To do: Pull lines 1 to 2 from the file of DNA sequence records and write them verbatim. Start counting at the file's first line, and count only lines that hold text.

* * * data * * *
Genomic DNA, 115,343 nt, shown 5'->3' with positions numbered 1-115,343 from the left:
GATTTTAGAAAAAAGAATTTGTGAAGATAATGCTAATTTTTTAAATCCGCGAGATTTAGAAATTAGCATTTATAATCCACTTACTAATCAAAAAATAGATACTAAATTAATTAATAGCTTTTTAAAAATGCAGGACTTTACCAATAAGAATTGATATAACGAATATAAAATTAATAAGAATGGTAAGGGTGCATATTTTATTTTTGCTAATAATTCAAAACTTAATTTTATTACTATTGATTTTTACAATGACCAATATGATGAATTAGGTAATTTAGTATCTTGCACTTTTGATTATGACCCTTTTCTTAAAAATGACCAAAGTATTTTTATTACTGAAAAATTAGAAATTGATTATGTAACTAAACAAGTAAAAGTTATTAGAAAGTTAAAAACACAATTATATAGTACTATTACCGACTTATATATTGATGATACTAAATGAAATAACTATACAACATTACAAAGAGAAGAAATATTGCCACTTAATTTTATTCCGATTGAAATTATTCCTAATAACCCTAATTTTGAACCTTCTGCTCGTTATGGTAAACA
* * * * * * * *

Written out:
Genomic DNA, 115,343 nt, shown 5'->3' with positions numbered 1-115,343 from the left:
GATTTTAGAAAAAAGAATTTGTGAAGATAATGCTAATTTTTTAAATCCGCGAGATTTAGAAATTAGCATTTATAATCCACTTACTAATCAAAAAATAGATACTAAATTAATTAATAGCTTTTTAAAAATGCAGGACTTTACCAATAAGAATTGATATAACGAATATAAAATTAATAAGAATGGTAAGGGTGCATATTTTATTTTTGCTAATAATTCAAAACTTAATTTTATTACTATTGATTTTTACAATGACCAATATGATGAATTAGGTAATTTAGTATCTTGCACTTTTGATTATGACCCTTTTCTTAAAAATGACCAAAGTATTTTTATTACTGAAAAATTAGAAATTGATTATGTAACTAAACAAGTAAAAGTTATTAGAAAGTTAAAAACACAATTATATAGTACTATTACCGACTTATATATTGATGATACTAAATGAAATAACTATACAACATTACAAAGAGAAGAAATATTGCCACTTAATTTTATTCCGATTGAAATTATTCCTAATAACCCTAATTTTGAACCTTCTGCTCGTTATGGTAAACA